# Can Machine Learning Algorithms Process Contextual Features for Regression?

Take Figure 1 showing point interpolation, where point L0 is being interpolated using points L2 and L1 and the distances L11, L12, L21, and L22.

Whilst the graph shows a linear interpolation example, it is just to demo the idea whilst the Target variable is a product sum of arrays (non-linear)

Target/L0 = L1_Lag_Point * L11 + L1_Lead_Point * L12 + L2_Lag_Point * L21 + L2_Lead_Point * L22

Can a Machine Learning Algorithm understand that L11 is associated ONLY with Lagging Point L1, L12 with Leading Point L1, L21 with Lagging Point L2, and L22 with Leading Point L2?!

• It's not clear what you want to achieve. If you have formula for your interpolation points a machine learning can learn that formula yes. But its not clear what having a ML algo would achieve here. Commented Jan 25 at 12:30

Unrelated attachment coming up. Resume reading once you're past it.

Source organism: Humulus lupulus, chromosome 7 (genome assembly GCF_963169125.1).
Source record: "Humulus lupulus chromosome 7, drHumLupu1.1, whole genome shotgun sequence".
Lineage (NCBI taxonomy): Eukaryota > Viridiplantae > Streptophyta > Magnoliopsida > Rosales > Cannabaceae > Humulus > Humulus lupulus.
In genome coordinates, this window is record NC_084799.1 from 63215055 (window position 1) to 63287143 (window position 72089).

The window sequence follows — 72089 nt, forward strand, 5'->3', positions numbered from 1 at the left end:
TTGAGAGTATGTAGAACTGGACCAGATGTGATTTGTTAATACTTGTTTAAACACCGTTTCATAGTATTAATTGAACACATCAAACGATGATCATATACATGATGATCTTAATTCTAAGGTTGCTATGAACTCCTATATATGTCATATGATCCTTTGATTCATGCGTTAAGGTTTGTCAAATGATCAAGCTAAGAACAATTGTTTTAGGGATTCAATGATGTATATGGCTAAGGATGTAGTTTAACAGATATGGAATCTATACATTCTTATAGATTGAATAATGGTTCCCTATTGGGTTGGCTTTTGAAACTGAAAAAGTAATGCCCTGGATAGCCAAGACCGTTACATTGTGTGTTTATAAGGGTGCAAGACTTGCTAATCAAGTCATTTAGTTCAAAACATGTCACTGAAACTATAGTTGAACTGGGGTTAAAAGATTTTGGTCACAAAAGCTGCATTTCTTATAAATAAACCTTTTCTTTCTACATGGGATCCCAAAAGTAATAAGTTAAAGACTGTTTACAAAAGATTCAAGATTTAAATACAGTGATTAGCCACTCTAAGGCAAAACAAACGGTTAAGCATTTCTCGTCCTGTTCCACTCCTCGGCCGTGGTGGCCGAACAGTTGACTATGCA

• @LucasMorin, a study on the ability of different ML algorithms to understand feature association. Commented Jan 25 at 12:34
• Well that's the whole point of modern ML. However, as is, it not clear that your point are uniquely defined. Commented Jan 25 at 12:42
• In the case of this interpolation problem for instance, the question is Can a Machine Learning Algorithm understand that L11 is associated ONLY with Lagging Point L1, L12 with Leading Point L1, L21 with Lagging Point L2, and L22 with Leading Point L2?! That is a close-ended question, answered in a Yes/No manner. I understand that the general answer is yes, but for instance in case simple linear regression, the answer is no. Commented Jan 25 at 12:43
• your question is not clear enough for a human to understand how is the interpolation performed. If L12 is the middle point between L1 and L2, sure, there is a closed formula and a ML algo can learn that provided you have enough exemple. If the interpolation is more complex you'll need more info. Commented Jan 25 at 13:01